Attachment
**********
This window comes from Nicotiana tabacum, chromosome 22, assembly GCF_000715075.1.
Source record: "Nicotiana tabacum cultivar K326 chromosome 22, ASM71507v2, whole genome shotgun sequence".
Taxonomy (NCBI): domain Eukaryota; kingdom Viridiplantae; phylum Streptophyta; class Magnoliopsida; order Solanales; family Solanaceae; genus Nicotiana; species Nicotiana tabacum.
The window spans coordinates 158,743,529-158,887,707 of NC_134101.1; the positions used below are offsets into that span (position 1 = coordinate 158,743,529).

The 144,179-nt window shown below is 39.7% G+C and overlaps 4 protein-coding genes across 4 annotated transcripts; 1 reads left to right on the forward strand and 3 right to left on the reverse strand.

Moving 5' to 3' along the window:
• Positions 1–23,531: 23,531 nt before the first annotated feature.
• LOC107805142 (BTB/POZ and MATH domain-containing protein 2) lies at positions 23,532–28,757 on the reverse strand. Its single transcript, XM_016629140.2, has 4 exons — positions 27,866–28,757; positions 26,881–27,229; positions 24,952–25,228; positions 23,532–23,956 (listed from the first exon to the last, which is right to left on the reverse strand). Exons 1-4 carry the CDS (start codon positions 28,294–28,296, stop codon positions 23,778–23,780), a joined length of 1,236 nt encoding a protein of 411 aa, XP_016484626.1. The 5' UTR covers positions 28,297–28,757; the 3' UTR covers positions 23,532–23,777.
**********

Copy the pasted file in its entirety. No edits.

This window comes from Nicotiana tabacum, chromosome 22, assembly GCF_000715075.1.
Source record: "Nicotiana tabacum cultivar K326 chromosome 22, ASM71507v2, whole genome shotgun sequence".
Taxonomy (NCBI): domain Eukaryota; kingdom Viridiplantae; phylum Streptophyta; class Magnoliopsida; order Solanales; family Solanaceae; genus Nicotiana; species Nicotiana tabacum.
The window spans coordinates 158,743,529-158,887,707 of NC_134101.1; the positions used below are offsets into that span (position 1 = coordinate 158,743,529).

The 144,179-nt window shown below is 39.7% G+C and overlaps 4 protein-coding genes across 4 annotated transcripts; 1 reads left to right on the forward strand and 3 right to left on the reverse strand.

Moving 5' to 3' along the window:
• Positions 1–23,531: 23,531 nt before the first annotated feature.
• LOC107805142 (BTB/POZ and MATH domain-containing protein 2) lies at positions 23,532–28,757 on the reverse strand. Its single transcript, XM_016629140.2, has 4 exons — positions 27,866–28,757; positions 26,881–27,229; positions 24,952–25,228; positions 23,532–23,956 (listed from the first exon to the last, which is right to left on the reverse strand). Exons 1-4 carry the CDS (start codon positions 28,294–28,296, stop codon positions 23,778–23,780), a joined length of 1,236 nt encoding a protein of 411 aa, XP_016484626.1. The 5' UTR covers positions 28,297–28,757; the 3' UTR covers positions 23,532–23,777.